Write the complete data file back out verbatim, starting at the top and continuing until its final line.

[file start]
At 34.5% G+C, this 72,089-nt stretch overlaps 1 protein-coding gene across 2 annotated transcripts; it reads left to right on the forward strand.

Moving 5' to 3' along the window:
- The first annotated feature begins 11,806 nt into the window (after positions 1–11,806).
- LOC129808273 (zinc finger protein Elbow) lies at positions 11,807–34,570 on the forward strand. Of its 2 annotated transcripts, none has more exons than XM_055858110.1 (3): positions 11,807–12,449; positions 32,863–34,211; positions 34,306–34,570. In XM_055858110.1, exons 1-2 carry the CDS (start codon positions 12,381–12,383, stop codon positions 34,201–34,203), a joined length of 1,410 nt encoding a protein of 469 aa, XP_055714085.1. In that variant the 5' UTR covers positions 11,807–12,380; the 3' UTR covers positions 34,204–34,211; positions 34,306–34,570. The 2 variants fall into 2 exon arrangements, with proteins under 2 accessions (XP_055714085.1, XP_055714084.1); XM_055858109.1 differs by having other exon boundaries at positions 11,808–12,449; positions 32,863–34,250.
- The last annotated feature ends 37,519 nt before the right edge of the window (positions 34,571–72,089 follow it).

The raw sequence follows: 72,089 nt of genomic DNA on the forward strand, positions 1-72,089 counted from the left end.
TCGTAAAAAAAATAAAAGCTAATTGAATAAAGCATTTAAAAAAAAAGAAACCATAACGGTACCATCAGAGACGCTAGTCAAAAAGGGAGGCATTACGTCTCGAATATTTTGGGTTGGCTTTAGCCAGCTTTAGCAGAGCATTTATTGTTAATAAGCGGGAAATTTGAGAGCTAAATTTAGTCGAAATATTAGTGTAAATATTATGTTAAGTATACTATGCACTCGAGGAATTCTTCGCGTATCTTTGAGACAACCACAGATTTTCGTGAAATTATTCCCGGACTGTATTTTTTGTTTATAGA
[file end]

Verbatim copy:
At 34.5% G+C, this 72,089-nt stretch overlaps 1 protein-coding gene across 2 annotated transcripts; it reads left to right on the forward strand.

Moving 5' to 3' along the window:
- The first annotated feature begins 11,806 nt into the window (after positions 1–11,806).
- LOC129808273 (zinc finger protein Elbow) lies at positions 11,807–34,570 on the forward strand. Of its 2 annotated transcripts, none has more exons than XM_055858110.1 (3): positions 11,807–12,449; positions 32,863–34,211; positions 34,306–34,570. In XM_055858110.1, exons 1-2 carry the CDS (start codon positions 12,381–12,383, stop codon positions 34,201–34,203), a joined length of 1,410 nt encoding a protein of 469 aa, XP_055714085.1. In that variant the 5' UTR covers positions 11,807–12,380; the 3' UTR covers positions 34,204–34,211; positions 34,306–34,570. The 2 variants fall into 2 exon arrangements, with proteins under 2 accessions (XP_055714085.1, XP_055714084.1); XM_055858109.1 differs by having other exon boundaries at positions 11,808–12,449; positions 32,863–34,250.
- The last annotated feature ends 37,519 nt before the right edge of the window (positions 34,571–72,089 follow it).

The raw sequence follows: 72,089 nt of genomic DNA on the forward strand, positions 1-72,089 counted from the left end.
TCGTAAAAAAAATAAAAGCTAATTGAATAAAGCATTTAAAAAAAAAGAAACCATAACGGTACCATCAGAGACGCTAGTCAAAAAGGGAGGCATTACGTCTCGAATATTTTGGGTTGGCTTTAGCCAGCTTTAGCAGAGCATTTATTGTTAATAAGCGGGAAATTTGAGAGCTAAATTTAGTCGAAATATTAGTGTAAATATTATGTTAAGTATACTATGCACTCGAGGAATTCTTCGCGTATCTTTGAGACAACCACAGATTTTCGTGAAATTATTCCCGGACTGTATTTTTTGTTTATAGA